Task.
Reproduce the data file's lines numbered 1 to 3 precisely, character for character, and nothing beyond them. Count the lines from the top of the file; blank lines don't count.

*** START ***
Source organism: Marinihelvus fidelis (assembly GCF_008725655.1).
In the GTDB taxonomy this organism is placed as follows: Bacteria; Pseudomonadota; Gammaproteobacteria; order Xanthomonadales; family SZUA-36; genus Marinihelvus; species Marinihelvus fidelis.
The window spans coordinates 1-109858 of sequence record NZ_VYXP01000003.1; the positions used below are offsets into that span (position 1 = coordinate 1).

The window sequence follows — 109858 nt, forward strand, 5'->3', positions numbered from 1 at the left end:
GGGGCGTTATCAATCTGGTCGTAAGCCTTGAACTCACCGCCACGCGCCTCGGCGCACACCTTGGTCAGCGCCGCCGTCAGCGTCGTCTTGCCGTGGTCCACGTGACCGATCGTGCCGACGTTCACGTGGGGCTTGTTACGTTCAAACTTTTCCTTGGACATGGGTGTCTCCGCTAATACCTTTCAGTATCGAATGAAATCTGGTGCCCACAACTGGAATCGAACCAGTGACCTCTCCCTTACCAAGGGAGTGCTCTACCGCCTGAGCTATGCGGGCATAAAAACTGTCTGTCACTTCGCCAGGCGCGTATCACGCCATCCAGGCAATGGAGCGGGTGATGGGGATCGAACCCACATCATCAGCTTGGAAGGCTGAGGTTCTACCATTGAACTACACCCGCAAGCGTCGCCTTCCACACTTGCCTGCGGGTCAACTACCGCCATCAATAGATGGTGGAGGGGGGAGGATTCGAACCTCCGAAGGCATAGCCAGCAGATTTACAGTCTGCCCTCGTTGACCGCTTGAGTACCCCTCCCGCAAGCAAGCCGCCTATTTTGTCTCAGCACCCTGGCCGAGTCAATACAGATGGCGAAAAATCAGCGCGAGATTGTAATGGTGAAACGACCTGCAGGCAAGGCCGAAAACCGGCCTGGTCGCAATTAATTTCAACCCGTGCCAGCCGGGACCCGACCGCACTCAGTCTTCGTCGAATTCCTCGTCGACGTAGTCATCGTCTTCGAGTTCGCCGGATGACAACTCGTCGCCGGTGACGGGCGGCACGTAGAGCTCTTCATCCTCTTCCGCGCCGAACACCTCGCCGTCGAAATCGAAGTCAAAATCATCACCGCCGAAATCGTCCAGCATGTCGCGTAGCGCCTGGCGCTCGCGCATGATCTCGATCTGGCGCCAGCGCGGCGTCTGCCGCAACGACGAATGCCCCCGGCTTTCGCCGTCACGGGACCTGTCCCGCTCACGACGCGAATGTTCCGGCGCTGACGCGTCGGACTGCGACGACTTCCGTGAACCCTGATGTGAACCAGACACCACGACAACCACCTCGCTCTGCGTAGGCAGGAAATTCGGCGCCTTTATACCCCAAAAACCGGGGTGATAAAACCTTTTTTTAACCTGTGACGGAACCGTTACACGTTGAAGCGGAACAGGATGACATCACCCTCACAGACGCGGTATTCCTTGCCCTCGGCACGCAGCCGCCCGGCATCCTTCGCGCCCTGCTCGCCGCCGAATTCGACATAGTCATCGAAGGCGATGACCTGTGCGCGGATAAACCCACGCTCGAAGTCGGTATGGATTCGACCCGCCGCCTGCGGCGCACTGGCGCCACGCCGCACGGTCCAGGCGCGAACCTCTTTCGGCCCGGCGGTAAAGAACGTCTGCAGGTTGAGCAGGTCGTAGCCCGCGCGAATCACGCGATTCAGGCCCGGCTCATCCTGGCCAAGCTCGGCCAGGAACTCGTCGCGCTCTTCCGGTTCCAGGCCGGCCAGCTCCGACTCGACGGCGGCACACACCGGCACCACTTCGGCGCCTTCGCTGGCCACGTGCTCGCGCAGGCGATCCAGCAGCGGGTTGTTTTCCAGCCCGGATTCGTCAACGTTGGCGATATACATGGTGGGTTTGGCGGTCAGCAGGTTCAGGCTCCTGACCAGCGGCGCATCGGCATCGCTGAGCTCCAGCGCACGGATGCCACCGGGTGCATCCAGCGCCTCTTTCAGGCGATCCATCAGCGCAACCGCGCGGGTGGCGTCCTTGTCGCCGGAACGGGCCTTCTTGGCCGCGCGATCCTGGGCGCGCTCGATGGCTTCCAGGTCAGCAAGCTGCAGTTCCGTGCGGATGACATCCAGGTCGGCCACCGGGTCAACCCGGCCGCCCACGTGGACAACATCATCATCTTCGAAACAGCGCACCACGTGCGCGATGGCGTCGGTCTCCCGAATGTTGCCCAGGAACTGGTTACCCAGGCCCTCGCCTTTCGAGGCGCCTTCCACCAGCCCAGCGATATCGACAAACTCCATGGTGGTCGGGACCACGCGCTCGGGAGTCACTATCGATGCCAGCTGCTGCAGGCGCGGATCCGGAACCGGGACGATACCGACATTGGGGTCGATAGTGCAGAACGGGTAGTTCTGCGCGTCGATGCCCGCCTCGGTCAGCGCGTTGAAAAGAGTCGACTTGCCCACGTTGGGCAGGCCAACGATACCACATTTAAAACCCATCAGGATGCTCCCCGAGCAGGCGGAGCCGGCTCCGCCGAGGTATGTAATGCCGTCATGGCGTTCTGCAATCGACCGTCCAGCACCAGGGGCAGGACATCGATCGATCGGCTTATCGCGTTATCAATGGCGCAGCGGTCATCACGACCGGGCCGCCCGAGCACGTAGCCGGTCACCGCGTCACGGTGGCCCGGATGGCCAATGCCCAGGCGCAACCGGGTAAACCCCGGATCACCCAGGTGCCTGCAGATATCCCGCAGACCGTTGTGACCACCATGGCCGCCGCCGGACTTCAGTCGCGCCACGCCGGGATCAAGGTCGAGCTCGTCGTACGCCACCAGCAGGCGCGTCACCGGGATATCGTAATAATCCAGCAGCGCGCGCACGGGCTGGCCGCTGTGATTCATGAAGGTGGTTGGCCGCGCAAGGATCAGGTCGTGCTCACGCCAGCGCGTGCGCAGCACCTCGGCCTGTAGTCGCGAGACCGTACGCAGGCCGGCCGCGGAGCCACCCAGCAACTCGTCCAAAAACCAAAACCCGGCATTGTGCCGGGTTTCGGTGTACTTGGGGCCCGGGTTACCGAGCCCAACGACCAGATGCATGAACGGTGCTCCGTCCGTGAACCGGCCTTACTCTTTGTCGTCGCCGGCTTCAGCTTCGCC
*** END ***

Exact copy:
Source organism: Marinihelvus fidelis (assembly GCF_008725655.1).
In the GTDB taxonomy this organism is placed as follows: Bacteria; Pseudomonadota; Gammaproteobacteria; order Xanthomonadales; family SZUA-36; genus Marinihelvus; species Marinihelvus fidelis.
The window spans coordinates 1-109858 of sequence record NZ_VYXP01000003.1; the positions used below are offsets into that span (position 1 = coordinate 1).